By Ian Kerstetter
“It just feels like I have to walk on eggshells when I’m around you Ian. I’m never sure what words to use or what I shouldn’t say,” she tells me. We are 20 and I can see in her eyes that we are growing apart. I don’t know what to say. I wish I could tell her, “you don’t have to feel like that. I’m not going to be angry with you if you say something I’m uncomfortable with. I might be upset, but as long as I know that you’re willing to listen to me when I explain why I’m uncomfortable, then it’s fine. The issue is that you’re scared of being wrong, and I can’t control that. I care about words because I know what it’s like to be hurt by them. I’m not trying to make you feel guilty.” I try to say something similar but I’m not sure it helps.
I am 21 and someone walking by me says, “Everyone’s offended by something these days. You can’t please everyone with all this political correctness, Jesus.” I have heard it before, but my ears still begin to burn and I want to tell him, “I’m not offended. I have been called faggot and redskin and freak enough times by assholes like you to grow a pretty thick skin. Hateful language doesn’t just offend, it has harmed me. And I may have grown up and grown this thick skin, but I am still mad because I see others harmed by it. Words are powerful. Faggot is not a word that allows a young person to imagine how beautiful, complex and important they are. Telling gay couples that their love shouldn’t be legal tells young gay children that their love is invalid. Deliberate and coded racial slurs perpetuate white supremacy and tells people of color that we are not safe or powerful or important around you. Making jokes about rape helps men justify raping. Language is important, you asshole.”
But I don’t say any of that to this stranger. I am afraid to challenge such confident ignorance.
I am 22 and I begin to tell people that while he/him pronouns are fine, I would rather them not call me man/dude/bro because I don’t always identify as 100% male. I mostly ask the women who are close to me, because I feel safer being honest with those who already see me for who I am.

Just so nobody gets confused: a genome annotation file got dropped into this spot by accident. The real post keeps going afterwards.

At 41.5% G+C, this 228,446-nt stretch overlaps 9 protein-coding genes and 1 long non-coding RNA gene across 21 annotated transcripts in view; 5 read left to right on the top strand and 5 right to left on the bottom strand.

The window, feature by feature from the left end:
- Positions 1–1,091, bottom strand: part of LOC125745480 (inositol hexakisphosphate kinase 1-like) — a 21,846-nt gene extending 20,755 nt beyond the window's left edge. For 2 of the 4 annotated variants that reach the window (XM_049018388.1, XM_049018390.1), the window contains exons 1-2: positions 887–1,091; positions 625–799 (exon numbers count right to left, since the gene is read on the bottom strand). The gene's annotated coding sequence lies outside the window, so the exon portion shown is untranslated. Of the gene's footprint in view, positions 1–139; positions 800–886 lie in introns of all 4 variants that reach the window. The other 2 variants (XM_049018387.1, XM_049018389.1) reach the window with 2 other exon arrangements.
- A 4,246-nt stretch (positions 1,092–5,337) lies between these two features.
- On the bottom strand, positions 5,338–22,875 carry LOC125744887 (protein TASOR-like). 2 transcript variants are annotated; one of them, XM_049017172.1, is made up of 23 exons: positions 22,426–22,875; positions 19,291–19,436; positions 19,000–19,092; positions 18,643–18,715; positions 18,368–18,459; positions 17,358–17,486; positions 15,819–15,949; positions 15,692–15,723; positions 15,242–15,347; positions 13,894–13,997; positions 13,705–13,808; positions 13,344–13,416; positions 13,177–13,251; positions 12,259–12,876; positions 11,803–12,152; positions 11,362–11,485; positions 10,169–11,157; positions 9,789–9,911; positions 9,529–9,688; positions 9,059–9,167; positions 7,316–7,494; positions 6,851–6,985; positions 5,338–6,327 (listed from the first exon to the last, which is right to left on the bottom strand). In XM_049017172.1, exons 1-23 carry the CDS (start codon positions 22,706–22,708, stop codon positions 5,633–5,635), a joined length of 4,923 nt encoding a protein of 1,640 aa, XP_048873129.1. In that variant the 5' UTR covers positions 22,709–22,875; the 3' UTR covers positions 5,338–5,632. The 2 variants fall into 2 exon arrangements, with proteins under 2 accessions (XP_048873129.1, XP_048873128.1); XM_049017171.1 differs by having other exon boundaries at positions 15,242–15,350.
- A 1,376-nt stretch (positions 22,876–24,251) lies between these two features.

I am 23, and this boy I just met (on Grindr, let’s not pretend) kisses me and asks, “So I saw on your profile that you’re Native. How Native are you?” And as far as I am concerned, the date is over. Because I remember being a child again whose white friends joke that I can track animals and speak to trees because I’m a redskin and whose native friends joke that I’m not Native enough because I grew up so far away from my Nation and have fair skin. I remember being in a bar with a friend of a friend whose parents own a vacation home in Santa Fe (strike one) tell me that my heritage is “cool” (strike two) and that we definitely have something in common because he’s “1/16 Cherokee”. Seriously. Three strikes, I’m out.
I am almost 24 and this date is over because indigenous people, my people, have had their ancestry measured and documented by colonial governments in order to keep track of us and erase our identities and communities. The date is over because I am a whole person, not a half or a quarter anything. The date is over because I am a citizen of the Oneida Nation, no matter how mixed I am or how many miles lay between the rez and the hospital I was born in to my loving parents. The date is over, and I want to tell him, “I am biracial and I am whole. Colonial notions of ethnicity aren’t good first date conversation material.” But my anxiety and memories of this same conversation clamp down my jaw and I do not feel strong enough to say anything besides, “I am biracial” and hope that he doesn’t press further. Incredibly, he does: “So like half and half?” I want to die. I mumble, “yup” and change the subject. I know I am never texting this boy again, no matter how cute he is. I suddenly remember how much I miss my family. I break down sobbing on my walk home. The weight of words and of people interrogating my blood cracks me open all over the sidewalk.